So moving on from the array we can now go back to our friend that I briefly introduced last time, and now we can go into excruciating detail, our friend the ArrayList. Okay? And the ArrayList – the way you can think about is it's an array just kind of cooler. Okay? So the idea behind an ArrayList is an ArrayList first of all really is an object, and it's an object that's provided for you in the Java Util Package. We talked a little about this last time. I'm just repeating it just for good measure. So you import the Java Util that's star packet to be able to get at the ArrayList class. Okay? And the way you can think about an ArrayList is it's really like an array, except it's an array that dynamically changes its size depending on how you add elements to it. So you can just say, "Hey, add another element to the end," and it will just go, "Hey, you know what, I'll just create extra elements at the end for you and now your size is one greater." And so the way to think about it is in terms of effective and actual size, that we talked about last time, was with regular arrays you set up with the actual sizes that's declared, and then your effective size is how much of it that you're using. With an ArrayList, think of it as the effective size and the actual size, at least stylistically, are exactly the same thing. Whenever you want to add another element to the end, its effective and actual size both grow. Okay? Now underneath the hood, the implementation actually involves some stuff where the effective and actual size can be different, but that's all abstracted way for you. As far as you're concerned, effective and actual sizes are basically the same thing. Okay? And it provides some other functionality that is nice, and I will show you that in just a moment. But this particular ArrayList thing is called a template. I'll give you a little history of templates. I mentioned this briefly last time, but I will mention it again. Starting in Java, the book refers to it as Java 5.0. A lot of programmers will say Java 5.0. Some programmers will say Java 1.5, and what you have installed on your computer is either Java 1.5 or Java 1.6, which some programmers would say is either Java 5 or Java 6, which you would look at and say, "Hey, man, that makes no sense at all, why is it like that?"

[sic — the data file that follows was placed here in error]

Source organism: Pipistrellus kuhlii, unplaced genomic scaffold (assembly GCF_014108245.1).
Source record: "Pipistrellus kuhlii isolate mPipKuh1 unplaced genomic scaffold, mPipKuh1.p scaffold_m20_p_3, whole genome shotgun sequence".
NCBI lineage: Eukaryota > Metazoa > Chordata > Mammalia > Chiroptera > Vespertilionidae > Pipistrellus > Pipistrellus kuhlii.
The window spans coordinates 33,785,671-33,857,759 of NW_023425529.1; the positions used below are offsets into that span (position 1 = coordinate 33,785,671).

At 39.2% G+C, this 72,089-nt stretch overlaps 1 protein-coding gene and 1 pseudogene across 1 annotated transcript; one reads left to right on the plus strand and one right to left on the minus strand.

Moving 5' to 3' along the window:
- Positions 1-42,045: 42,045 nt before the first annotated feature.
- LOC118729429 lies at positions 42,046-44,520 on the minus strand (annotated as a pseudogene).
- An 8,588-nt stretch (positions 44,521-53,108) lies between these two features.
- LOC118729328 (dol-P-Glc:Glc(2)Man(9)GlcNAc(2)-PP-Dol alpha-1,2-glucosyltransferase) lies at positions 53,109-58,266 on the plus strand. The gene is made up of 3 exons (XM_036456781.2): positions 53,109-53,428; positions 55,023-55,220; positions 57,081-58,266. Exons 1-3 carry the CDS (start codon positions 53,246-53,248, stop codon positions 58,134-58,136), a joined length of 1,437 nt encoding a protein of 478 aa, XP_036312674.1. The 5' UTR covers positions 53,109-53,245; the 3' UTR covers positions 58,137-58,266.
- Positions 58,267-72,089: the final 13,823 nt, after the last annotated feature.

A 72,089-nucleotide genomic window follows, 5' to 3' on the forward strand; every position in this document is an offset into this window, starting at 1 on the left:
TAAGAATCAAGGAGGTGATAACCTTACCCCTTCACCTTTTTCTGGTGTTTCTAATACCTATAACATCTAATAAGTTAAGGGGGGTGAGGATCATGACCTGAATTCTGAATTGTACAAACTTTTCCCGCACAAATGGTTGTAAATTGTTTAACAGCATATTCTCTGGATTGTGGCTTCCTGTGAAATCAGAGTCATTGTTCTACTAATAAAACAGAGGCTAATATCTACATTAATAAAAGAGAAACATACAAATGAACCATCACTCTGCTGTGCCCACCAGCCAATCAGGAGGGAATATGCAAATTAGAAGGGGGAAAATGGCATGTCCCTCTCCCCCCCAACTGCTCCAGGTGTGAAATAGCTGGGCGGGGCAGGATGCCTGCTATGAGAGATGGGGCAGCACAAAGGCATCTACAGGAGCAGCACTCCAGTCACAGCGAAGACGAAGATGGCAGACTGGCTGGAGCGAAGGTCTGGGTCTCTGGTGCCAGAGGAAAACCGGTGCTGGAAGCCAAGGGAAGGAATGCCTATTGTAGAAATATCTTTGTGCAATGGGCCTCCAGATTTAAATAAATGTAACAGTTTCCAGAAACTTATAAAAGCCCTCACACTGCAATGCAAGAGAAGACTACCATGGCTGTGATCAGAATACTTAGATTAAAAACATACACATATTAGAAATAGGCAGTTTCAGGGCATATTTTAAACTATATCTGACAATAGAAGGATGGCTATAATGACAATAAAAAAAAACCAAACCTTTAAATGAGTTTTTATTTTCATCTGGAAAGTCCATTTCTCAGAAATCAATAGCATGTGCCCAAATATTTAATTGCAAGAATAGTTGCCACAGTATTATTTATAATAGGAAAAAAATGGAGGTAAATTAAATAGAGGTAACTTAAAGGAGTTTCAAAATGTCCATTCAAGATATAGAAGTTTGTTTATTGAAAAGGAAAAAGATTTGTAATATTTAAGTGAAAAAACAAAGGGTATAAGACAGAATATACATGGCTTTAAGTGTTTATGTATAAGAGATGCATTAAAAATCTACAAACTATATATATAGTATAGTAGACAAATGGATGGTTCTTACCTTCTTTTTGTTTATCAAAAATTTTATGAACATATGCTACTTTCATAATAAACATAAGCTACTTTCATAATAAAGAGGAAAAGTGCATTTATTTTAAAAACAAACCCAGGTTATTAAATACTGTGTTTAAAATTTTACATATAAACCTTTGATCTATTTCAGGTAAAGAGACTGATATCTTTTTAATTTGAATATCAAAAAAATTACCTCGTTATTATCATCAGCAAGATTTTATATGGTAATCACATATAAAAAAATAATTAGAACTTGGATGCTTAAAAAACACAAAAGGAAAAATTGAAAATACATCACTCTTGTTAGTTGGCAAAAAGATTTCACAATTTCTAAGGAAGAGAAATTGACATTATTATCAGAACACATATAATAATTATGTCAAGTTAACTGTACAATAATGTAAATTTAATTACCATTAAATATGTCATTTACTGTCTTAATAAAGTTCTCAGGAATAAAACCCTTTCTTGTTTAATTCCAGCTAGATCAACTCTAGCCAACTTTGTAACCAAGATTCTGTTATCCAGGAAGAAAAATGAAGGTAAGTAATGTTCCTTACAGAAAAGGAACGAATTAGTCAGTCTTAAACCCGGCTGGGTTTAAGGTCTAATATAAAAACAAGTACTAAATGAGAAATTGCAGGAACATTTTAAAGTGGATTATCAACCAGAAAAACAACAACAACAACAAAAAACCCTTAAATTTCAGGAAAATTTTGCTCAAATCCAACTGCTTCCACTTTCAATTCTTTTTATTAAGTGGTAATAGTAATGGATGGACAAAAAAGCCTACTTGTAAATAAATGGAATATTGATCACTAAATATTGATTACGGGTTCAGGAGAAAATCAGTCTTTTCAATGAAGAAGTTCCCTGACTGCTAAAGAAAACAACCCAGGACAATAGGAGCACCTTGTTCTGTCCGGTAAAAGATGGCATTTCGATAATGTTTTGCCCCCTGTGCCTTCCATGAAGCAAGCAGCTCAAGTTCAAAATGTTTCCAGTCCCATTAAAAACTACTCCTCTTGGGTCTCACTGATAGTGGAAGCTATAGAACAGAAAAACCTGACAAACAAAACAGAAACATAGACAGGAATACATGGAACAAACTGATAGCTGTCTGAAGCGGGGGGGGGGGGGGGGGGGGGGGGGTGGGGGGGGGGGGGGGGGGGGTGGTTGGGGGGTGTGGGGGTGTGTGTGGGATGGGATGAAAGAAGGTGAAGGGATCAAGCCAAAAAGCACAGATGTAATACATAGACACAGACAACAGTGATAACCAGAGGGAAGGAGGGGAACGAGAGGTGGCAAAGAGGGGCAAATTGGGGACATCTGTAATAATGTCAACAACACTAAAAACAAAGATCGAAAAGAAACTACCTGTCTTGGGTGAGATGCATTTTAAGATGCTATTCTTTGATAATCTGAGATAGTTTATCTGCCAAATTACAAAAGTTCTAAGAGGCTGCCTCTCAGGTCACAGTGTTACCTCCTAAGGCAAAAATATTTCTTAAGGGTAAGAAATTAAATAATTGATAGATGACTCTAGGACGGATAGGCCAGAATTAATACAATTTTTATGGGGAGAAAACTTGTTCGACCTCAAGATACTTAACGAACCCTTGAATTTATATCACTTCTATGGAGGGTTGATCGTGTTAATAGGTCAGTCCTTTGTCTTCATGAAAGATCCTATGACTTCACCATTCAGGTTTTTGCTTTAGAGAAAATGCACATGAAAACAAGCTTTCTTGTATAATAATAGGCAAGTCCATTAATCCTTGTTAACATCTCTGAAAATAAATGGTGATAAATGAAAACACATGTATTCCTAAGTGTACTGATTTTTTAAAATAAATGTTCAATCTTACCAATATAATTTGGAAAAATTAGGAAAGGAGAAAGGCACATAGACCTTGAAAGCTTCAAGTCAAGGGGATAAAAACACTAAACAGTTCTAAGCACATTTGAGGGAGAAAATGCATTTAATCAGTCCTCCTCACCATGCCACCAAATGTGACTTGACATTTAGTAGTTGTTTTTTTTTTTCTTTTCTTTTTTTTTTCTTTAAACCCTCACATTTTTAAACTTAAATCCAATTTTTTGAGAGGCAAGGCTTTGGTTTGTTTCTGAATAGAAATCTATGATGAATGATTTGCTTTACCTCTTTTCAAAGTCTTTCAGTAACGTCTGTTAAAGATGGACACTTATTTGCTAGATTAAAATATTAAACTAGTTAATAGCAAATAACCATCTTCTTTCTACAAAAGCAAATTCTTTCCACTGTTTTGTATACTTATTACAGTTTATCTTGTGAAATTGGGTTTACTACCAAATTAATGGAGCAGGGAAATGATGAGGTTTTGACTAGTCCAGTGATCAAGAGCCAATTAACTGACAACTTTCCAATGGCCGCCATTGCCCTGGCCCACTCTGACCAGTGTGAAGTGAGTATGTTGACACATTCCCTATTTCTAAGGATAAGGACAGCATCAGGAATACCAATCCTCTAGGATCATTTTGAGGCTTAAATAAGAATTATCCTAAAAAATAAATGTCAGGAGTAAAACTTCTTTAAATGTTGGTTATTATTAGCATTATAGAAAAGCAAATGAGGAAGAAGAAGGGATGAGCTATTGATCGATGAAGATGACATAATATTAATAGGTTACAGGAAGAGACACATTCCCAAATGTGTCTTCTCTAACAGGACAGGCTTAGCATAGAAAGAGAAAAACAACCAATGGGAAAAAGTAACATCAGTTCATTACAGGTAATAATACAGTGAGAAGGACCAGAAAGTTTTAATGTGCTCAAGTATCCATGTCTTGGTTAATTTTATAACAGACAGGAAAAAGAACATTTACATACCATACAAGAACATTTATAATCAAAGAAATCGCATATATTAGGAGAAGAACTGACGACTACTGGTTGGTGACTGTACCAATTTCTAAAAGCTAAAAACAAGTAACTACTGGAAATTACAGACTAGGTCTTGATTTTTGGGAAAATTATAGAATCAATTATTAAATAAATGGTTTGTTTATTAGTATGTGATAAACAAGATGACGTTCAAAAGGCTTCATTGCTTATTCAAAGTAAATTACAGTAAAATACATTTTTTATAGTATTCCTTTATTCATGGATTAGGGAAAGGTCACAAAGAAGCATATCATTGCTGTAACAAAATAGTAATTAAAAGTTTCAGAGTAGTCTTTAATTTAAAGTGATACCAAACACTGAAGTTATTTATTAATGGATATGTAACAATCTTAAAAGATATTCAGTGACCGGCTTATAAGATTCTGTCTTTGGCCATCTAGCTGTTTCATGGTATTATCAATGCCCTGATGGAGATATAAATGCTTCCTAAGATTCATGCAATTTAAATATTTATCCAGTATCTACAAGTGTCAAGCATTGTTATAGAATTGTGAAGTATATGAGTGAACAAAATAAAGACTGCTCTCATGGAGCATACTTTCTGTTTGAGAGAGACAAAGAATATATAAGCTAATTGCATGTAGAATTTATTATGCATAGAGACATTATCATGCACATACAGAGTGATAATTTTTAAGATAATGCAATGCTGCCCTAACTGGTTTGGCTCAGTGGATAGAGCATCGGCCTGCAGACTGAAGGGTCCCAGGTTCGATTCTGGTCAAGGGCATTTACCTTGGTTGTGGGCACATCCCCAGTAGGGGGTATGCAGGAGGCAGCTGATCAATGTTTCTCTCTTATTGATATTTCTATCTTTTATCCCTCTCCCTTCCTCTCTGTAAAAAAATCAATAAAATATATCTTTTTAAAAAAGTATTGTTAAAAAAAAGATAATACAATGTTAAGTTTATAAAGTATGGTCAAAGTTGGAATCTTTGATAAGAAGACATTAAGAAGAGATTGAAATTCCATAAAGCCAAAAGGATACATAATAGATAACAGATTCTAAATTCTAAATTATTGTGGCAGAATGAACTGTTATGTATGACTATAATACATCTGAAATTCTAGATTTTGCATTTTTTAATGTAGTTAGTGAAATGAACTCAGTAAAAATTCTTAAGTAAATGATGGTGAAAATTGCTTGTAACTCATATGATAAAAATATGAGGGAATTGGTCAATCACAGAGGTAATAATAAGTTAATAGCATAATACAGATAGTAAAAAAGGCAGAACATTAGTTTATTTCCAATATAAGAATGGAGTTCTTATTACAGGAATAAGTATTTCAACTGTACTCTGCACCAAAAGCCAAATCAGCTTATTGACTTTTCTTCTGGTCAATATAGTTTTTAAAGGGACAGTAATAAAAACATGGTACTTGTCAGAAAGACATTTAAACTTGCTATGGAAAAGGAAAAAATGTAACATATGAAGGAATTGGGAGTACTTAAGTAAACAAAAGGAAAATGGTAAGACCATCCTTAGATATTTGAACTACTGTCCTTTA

So I'll give you a little bit of history. Quick history lesson for the day. Many years ago, oh about 1995, there was this thing called Java 1.0. It came out, people were happy and went, "Oh, nice," and then Java 1.1 came out and people looked at that and said, "Yeah, nice," and then Java 1.2 came out and people said, "Nice!." So when they said, "Nice!," 1.2 in some people's mind was such a major change in the language Java that they started calling it 2.0, and at that point when 1.3 comes out you can't say, "Oh, well, that's 2.1," right, because then it gets really confusing so then when 1.3 came out people called that Java 3.0. And 1.4 was 4.0, 1.5 became 5.0, 1.6 became 6.0, but in fact, the confusion still exists so if you go and look in your system most of you on your system it will actually have this 1.X number. Most programmers will actually refer to it by just the X as opposed to the 1.X. Don't be confused. They're really referring to the same thing. Okay? So what we're dealing with here, in terms of ArrayLists as templates, is Java 5.0 or later so sometimes that's just written as 5.0 plus, which all of you should have because that's what you installed in the beginning of class. The book actually shows both the pre-5.0 and the post 5.0 version. We're just gonna deal with the post 5.0 because at this point, the older version is just not worth worrying about. Okay? So what is this thing called a template that exists in Java 5.0 and later versions? Okay. What a template is is it's basically a class that allows you to specialize it based on the type. What does that mean? Okay. So let me give you a few examples of what that actually means. What that means is when you see methods for this ArrayList class, and you'll see them listed in the book, you'll see something that looks like this. There's a method called Add and it returns a bullion and you're like, "Oh, that's all good and well," what kind of parameter does Add take and you'll see the spunky thing that looks like this, [T] element, and you look at that and say, "Oh, Miron, you never told me about the [T] type, what type is that?" And the way you can think about it is this is a parameterized type. When you create an ArrayList you say, "I'm gonna create an ArrayList of a particular type." So when you set up your ArrayList you create an ArrayList object. And when you create that object, as you saw last time very briefly, in angle brackets, which are actually less than and great than signs, you specify a type like string. So you say ArrayList string and we call this thing, for example, SList and we might create that to be a new ArrayList. Again, we specify the type string () because we're actually calling the constructor which takes no arguments. Okay? So you create this new ArrayList and this thing that you specify here, the type that you specify there, is what we refer to as the type or the template.